now that we’ve established defenders of double wide are not actually that concerned about constitutional rights for all, what exactly are they defending? they are defending the social order that allows certain identities to exist in public without repercussion. they are defending their willful blindness to texas’ bloody history of violence against women, queers, and people of color. to my knowledge, a brigade of queer folx have never targeted white supremacists for physical violence, but the same cannot be said for white supremacists and their treatment of queers. so who gets to appear as their full selves in public? the white supremacist or the queer?

if you are truly concerned about rights of free speech, then please, defend colin kaepernick’s right to kneel during the national anthem. defend black women’s right to wear locs to work. defend trans women’s right to wear what they want without being murdered at a higher rate than cis women. and yes, defend my right to opine that neo-nazi apologists are total shitwads.

as long as white supremacist violence exists, neo-nazi imagery will continue to represent that violence. if defenders of double wide truly want to neutralize the symbols of white supremacy so that they can wear it without repercussion, they need focus their attention at neutralizing the violence of white supremacy itself. see you on the social justice warrior side.

on teaching social practice, Fall 2016

Learning is odd. Some lessons you learn only after years of obstinacy, denial, and making mistakes. In the case of socially-engaged cultural practice, I am still learning, and a lot of that learning is about how to be a good person in relationship to others. You don’t learn that kind of thing overnight, or even in a semester.

How then do you teach social practice? And how do you teach it in a semester? This is my task for Fall 2016 when I am still very much, a learner. Moreover, how do you teach a field that is living, breathing, and changing before one’s very eyes? In reading through Nato Thompson’s Living as Form, published in 2012, for syllabus material, I am struck by how much the landscape of socially-engaged art has changed in just 4 short years. And of course, this choice to construct a particular narrative history of socially-engaged art is a political choice, one fraught with the hierarchies of the formal art world that often exclude “community arts” and activist practices.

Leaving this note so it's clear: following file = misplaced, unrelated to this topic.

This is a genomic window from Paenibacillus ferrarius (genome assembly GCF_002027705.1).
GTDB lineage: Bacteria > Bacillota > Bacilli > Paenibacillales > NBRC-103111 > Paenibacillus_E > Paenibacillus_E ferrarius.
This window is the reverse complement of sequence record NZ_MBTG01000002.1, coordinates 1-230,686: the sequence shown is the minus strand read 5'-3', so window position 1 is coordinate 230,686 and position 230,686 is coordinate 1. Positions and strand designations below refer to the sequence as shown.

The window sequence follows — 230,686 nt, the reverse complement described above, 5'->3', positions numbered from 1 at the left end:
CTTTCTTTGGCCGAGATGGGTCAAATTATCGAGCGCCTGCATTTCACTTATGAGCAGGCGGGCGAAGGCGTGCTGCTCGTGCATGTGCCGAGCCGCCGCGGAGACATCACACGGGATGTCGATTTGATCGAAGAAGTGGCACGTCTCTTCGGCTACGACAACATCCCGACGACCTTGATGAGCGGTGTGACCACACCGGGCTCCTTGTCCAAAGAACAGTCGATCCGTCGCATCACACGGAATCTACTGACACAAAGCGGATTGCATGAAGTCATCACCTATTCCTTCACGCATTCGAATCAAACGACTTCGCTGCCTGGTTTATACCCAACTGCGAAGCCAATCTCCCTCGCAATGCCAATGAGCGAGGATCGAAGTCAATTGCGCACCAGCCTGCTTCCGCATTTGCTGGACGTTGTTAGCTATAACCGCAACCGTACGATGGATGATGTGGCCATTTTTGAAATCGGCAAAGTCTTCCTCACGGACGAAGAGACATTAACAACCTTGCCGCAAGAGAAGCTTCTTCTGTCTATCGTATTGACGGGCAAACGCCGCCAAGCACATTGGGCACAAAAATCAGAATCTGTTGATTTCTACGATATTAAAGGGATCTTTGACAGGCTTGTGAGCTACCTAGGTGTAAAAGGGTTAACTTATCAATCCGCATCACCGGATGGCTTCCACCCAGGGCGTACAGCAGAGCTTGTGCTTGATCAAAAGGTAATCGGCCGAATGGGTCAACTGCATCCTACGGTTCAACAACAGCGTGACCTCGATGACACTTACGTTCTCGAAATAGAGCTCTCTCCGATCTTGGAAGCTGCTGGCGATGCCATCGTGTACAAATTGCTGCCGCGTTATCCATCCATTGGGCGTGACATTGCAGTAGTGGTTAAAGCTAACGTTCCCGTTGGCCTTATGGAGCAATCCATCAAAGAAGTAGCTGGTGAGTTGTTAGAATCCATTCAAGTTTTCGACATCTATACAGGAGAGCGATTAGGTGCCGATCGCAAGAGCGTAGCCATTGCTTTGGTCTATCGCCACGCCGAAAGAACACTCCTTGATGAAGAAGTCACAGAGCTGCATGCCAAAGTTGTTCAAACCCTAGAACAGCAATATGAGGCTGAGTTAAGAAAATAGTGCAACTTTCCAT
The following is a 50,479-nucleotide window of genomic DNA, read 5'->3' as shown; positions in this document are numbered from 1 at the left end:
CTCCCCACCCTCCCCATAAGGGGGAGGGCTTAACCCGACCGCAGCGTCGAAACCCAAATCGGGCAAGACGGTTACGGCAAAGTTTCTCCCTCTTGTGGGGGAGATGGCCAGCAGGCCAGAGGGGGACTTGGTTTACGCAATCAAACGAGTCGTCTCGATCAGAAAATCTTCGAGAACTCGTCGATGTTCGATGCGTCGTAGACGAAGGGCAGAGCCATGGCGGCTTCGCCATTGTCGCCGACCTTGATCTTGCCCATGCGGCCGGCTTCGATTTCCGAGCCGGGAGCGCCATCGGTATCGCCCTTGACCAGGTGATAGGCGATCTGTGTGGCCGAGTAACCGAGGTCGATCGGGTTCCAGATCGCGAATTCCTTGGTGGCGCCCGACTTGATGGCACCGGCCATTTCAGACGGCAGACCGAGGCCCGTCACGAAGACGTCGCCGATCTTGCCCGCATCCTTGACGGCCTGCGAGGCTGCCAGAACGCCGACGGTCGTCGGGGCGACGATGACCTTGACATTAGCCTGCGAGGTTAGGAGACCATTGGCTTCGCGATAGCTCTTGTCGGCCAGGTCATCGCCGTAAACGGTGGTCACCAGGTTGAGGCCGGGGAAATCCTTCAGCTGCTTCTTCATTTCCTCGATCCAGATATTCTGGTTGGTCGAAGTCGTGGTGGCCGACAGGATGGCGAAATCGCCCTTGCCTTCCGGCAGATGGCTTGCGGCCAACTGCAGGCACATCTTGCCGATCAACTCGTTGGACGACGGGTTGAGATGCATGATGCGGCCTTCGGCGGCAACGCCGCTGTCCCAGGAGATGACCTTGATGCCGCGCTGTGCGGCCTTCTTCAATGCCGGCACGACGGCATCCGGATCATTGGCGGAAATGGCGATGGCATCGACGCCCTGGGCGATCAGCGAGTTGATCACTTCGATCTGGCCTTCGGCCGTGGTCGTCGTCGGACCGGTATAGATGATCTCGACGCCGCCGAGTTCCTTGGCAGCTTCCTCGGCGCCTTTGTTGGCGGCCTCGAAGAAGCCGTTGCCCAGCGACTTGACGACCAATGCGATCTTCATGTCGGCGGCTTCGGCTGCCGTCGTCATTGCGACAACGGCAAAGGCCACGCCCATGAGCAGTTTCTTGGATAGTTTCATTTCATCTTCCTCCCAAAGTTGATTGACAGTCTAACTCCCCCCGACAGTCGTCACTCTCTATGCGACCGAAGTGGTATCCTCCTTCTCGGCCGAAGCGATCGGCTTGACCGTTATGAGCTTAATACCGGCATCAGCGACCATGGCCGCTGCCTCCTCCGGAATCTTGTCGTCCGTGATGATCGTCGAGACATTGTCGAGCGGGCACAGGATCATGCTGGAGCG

I don’t always refer to formal art history—my practice is much more shaped by the intellectual legacies of post-colonialism and black feminism—and my choices in crafting this course reflect that tension between an aestheticized practice and a more straightforward social justice approach. When it comes to the broad range of socially-engaged practice and topics, the course that has taken shape is not by any means comprehensive. It is a specific response to the knowledge and context needed to develop a site-based artist proposal for Trans.lation Vickery Meadow, an arts and cultural platform focused on issues of neighborhood identity and equity.

In a larger schema, this course is a political intervention within the Texas pedagogical landscape. Texas ranks 49th in the United States in per pupil spending, and its public education textbooks are riddled with inaccuracies. No wonder then, that students are systemically disenfranchised from developing the knowledge, analysis, and voice needed to address the structural inequalities manifest in their daily reality.

Teaching is how we can interrogate the status quo and create space for possibility, and because of that, in Texas, our most important task is to teach. One such space of possibility that I’d like to open up is that learning is always amplified when it is shared. And moreover, that learning is produced through dialogue and critique. So please take, read, add, suggest, critique: